John Downing: 'Twenty years after most ill-judged TV performance in Irish political history, the fallout continues today'
It all began on a dreary January evening precisely 20 years ago. The people of middle Ireland, many of them broke and bloated from seasonal excesses, sat before their television sets to see what diversion Gay Byrne might offer on RTÉ's 'Late Late Show'.
What followed, on January 15, 1999, changed things politically, and its implications continue to reverberate two decades later. It started a chain of events which dragged several senior politicians into the spotlight and culminated in the resignation of a Taoiseach nine years later.
Yet the iconic broadcaster's introduction for his first guest that evening - one Pádraig Francis Flynn - was innocuous, if not downright hagiographic. Gay Byrne was not on a knocking mission for Ireland's EU commissioner, known nationally as 'Pee', and caricatured as 'Pee Flynnstone' by the inimitable Dermot Morgan in radio satire 'Scrap Saturday'.
Please log in or register with Independent.ie for free access to this article.
Gay Byrne's tee-up went as follows: "My first guest makes decisions that not only affect every man, woman and child in this country, but also 360 million citizens of the European community.
"He controls an annual budget of £9bn, [and] is one of the most influential politicians in Europe, which is not bad for a former teacher from Castlebar who started off in politics around 1960, giving the usual speeches on the back of a lorry outside church gates.
"And he carries, I think he carries his immense responsibilities with great dignity and great aplomb and, indeed, a great sense of humour, because he's always on for a laugh."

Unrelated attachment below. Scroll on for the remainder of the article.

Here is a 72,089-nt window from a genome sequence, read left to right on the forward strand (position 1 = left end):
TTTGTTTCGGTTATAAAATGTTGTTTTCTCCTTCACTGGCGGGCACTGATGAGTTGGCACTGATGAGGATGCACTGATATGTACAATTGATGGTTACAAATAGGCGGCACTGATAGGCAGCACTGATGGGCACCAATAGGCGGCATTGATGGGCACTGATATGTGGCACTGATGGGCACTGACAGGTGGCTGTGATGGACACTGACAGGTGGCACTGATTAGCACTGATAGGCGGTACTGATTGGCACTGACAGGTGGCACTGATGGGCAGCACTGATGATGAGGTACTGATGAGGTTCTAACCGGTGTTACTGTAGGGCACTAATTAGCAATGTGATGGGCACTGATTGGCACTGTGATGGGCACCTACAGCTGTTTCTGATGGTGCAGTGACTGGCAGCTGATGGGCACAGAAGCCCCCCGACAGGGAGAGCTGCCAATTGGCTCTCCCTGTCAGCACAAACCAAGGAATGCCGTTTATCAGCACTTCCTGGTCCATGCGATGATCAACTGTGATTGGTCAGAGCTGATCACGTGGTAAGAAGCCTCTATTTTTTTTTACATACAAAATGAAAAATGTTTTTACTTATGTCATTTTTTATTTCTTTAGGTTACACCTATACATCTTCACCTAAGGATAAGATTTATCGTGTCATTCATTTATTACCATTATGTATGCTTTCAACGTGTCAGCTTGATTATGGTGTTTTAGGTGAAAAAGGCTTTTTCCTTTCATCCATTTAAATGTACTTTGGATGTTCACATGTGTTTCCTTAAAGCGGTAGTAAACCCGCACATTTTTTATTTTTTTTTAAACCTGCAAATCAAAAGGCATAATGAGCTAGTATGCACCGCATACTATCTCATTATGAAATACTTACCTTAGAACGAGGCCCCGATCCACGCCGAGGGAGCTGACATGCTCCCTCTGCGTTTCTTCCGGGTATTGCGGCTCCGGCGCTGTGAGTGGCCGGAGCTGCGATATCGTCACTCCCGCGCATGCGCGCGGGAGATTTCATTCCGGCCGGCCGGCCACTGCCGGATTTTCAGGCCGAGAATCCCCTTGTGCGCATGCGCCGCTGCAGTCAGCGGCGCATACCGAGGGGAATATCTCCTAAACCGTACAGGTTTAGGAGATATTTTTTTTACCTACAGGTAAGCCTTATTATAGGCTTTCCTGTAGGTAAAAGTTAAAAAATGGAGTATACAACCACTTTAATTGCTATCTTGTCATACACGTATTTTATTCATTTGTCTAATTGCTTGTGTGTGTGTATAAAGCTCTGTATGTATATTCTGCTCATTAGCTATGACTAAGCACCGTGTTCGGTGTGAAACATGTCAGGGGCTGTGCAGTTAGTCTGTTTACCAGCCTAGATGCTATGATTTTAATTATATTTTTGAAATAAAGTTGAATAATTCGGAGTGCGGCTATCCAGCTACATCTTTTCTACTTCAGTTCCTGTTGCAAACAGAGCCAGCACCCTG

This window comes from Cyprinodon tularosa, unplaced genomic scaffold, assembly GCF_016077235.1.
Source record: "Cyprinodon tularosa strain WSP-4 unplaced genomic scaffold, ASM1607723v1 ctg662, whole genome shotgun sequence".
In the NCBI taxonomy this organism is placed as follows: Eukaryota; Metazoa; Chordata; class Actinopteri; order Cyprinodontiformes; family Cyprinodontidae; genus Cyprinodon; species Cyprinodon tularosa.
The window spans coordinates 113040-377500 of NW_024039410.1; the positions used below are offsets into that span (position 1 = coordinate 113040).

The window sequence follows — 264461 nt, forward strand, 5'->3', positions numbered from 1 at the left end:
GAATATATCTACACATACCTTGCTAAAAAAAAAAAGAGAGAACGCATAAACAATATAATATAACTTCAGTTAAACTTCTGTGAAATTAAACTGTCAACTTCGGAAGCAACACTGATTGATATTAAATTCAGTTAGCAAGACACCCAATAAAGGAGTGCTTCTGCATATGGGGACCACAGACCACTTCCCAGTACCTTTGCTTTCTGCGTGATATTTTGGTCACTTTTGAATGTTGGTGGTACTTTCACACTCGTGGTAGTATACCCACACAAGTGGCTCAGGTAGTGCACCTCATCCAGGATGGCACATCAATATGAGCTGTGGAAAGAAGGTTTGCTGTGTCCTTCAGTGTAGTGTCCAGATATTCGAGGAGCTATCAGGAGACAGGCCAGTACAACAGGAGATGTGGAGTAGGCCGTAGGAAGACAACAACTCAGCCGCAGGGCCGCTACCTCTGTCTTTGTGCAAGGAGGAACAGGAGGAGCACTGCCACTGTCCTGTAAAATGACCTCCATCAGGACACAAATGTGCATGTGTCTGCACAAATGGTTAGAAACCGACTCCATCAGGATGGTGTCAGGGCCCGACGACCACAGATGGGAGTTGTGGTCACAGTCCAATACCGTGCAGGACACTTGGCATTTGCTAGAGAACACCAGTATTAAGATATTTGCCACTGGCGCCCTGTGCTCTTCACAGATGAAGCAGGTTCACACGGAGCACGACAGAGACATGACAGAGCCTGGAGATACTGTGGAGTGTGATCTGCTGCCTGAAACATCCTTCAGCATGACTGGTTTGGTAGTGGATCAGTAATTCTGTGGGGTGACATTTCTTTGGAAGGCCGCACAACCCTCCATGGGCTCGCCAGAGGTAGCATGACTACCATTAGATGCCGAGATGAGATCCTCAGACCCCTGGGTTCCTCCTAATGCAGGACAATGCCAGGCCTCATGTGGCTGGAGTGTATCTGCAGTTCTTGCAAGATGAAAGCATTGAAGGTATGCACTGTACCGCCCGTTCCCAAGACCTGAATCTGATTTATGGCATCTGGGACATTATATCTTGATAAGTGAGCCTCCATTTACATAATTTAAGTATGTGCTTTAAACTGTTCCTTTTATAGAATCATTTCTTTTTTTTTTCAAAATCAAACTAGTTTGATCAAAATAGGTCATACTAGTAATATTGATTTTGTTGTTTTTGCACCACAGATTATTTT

The audience warmly applauded and the imposing six-foot four-inch figure, impeccably suited and booted, walked on the set. What followed was "death by 'Late Late Show'" for Commissioner Flynn. The damage was entirely self-inflicted in the most ill-judged television performance ever by any Irish politician.
Máire Geoghegan Quinn, a long-time Fianna Fáil politician who had served with 'Pee' in several governments, and would later follow in his footsteps as EU Commissioner, offered the following considered assessment in a newspaper column all of a fortnight later: "Someone forgot to change the batteries in Pádraig Flynn's smoke alarm, and while sleepwalking through a performance on 'The Late Late Show' he managed to set fire to himself."
Ironically, despite his bluff figure-of-fun image, which left him occasionally accident prone, Pádraig Flynn was also a talented high-achiever. He did very well as Ireland's EU commissioner, advancing his social and labour affairs agenda. Some of his most trenchant critics had acknowledged that he also succeeded in lobbying for Irish interests on structural funds and farming issues.
But a big alarm bell rang that night when Mr Flynn agreed his EU salary was generous. He frankly owned up that when the preferential EU tax regime took its deductions, he had a take-home salary of IR£100,000 a year.
Still, he had to run three houses, in Brussels, Dublin and Castlebar, not to mention pay three housekeepers.
"Try it sometime," he offered rather ruefully, as blood pressure soared across middle Ireland.
Here it can be argued that, had it been around about 2004/2005, many viewers - with a holiday home in Ireland and a flat or two in Turkey or Bulgaria - might have been nodding in some agreement. However, given the time and place, this was lethal stuff politically.